STATEMENT on “Save Our Schools Act” voucher initiative

Statement from The Friends of ASBA regarding the “Save Our Schools Act” voucher initiative:

This is Arizona’s opportunity to stop the growth of vouchers once and for all. The people of our state have told policymakers time after time that public money must stay in our public schools, not be diverted from the state’s general fund to unaccountable private and religious schools. Save our Schools Arizona – and the hundreds of individuals from throughout Arizona who make it strong – harnessed this will of the voters at the polls in 2018 with Prop. 305, a resounding 2:1 victory against vouchers. State leaders should have taken notice and honored this outcome by not proposing additional expansion of vouchers. They didn’t and haven’t.  That is why, today, The Friends of ASBA applauds SOS AZ again for their relentless commitment to and advocacy for Arizona’s students and families and their determination to let the voice of the voters be heard again this November to end growth of vouchers for good.


The Friends of the ASBA is committed to filling the need for trusted information on state-level K-12 education issues. We are dedicated to providing access to information and resources on high-priority, high-impact policy issues related to education and the success of public school students in Arizona. Friends of ASBA is a 501(c)(4) nonprofit organization. No school district funds were used in the production of this message.

Non-partisan organizations speak out

PHOENIX – The Arizona Republic editorial board and columnist Laurie Roberts have it right.

As non-partisan organizations and united advocates for children and learning, we are sorely disappointed in the views being shared by extremist politicians opposing all school district bonds and overrides. Their distorted message and misinformation campaign are out of touch with what poll after poll shows Arizonan’s want.

We strongly believe that the announcement is intended to further starve our classrooms and support efforts by those who seek to privatize education. The true victims of this irresponsible stance are the 84 percent of children who attend local district schools.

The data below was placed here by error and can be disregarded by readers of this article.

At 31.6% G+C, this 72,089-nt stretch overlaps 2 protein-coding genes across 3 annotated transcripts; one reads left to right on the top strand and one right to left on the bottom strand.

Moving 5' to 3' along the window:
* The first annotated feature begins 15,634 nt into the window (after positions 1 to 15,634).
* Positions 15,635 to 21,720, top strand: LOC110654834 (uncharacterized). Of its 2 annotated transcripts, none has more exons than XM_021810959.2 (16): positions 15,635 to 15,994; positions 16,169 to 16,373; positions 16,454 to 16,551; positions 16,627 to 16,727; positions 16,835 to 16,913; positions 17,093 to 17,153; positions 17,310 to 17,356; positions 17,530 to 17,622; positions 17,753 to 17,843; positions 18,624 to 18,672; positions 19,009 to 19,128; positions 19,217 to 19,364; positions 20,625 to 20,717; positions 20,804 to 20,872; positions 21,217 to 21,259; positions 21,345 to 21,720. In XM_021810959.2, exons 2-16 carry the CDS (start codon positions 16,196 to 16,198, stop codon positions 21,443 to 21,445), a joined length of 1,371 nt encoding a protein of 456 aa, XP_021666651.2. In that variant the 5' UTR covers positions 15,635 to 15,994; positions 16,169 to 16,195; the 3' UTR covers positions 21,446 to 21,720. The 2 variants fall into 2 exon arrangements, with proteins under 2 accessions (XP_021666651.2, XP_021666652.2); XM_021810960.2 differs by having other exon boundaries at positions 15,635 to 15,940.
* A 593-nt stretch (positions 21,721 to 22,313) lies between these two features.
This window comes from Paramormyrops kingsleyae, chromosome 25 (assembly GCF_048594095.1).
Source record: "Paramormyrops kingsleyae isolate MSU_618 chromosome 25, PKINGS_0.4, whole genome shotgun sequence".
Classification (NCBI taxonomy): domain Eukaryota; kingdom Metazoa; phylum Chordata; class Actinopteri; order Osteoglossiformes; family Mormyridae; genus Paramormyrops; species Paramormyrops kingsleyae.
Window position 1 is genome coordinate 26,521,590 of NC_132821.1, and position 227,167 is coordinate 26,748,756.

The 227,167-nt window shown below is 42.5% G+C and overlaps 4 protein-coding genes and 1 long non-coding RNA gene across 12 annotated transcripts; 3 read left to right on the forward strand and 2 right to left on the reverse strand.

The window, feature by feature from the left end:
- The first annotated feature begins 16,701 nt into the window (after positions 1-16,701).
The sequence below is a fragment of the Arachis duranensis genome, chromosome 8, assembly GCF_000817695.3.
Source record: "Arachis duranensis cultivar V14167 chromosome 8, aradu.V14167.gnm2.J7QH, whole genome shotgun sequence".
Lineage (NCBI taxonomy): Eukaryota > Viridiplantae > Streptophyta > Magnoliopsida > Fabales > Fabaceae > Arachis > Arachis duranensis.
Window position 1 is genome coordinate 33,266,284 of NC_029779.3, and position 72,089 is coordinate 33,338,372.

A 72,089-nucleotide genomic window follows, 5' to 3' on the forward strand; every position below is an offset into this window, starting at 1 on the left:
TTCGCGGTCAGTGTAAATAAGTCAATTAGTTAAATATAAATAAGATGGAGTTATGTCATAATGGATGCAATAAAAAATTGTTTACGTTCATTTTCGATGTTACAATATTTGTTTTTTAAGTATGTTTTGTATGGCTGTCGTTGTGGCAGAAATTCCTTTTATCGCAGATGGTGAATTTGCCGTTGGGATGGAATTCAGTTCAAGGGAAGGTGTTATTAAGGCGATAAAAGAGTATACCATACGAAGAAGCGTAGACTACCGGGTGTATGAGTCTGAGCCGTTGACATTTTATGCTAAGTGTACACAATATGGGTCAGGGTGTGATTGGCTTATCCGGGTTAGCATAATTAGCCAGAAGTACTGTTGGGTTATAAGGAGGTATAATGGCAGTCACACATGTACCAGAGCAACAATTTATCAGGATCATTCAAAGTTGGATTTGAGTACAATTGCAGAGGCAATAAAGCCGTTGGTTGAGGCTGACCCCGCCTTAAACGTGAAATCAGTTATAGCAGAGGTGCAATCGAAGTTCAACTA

These are the facts voters should consider when marking their ballots: Arizona spends less per pupil than almost any other state, has cut more from education than any other state, and spends much less on administration than the national average.

The truth cannot be conveyed in a single political sound bite. We encourage all our elected representatives to visit their local school or district office. In too many schools they are likely to find overcrowded classrooms and overburdened, underpaid teachers, books held together with duct tape, maintenance projects put on hold, and some classrooms that have no permanent teacher at all.

We can’t help but wonder how tens of thousands of Republican teachers, administrators, district employees and parents of school children feel when a minority of members in their party are so vocally working against sustaining quality local district schools. Many of our communities are reliant on schools as the hub of employment. They are economic drivers that attract businesses and residents and provide a living for its citizens. Property values, workforce development, crime and teen-pregnancy rates, future revenues for Social Security and the overall health of the economy are tied to quality education today. Maricopa County Republican parents and guardians who love their neighborhood schools and their children’s teachers must be scratching their heads and wondering why their views aren’t being represented.

Countless Republican and Democratic state and local leaders from the governor to legislators to local mayors are sounding the call to put more money into schools. In fact, many are actually joining the efforts to pass local school override and bond elections, alongside parents and community members of all political affiliations. They recognize that children shouldn’t be used as pawns as Arizona tries to figure out how to appropriately fund education. Our children do not have time to wait. Local communities must make that decision for themselves based on factual information. Public education is not a partisan issue and it’s sad that some are trying to make it be one.

Arizona School Administrators
The Friends of the Arizona School Boards Association
Arizona Association of School Business Officials
Arizona Education Association
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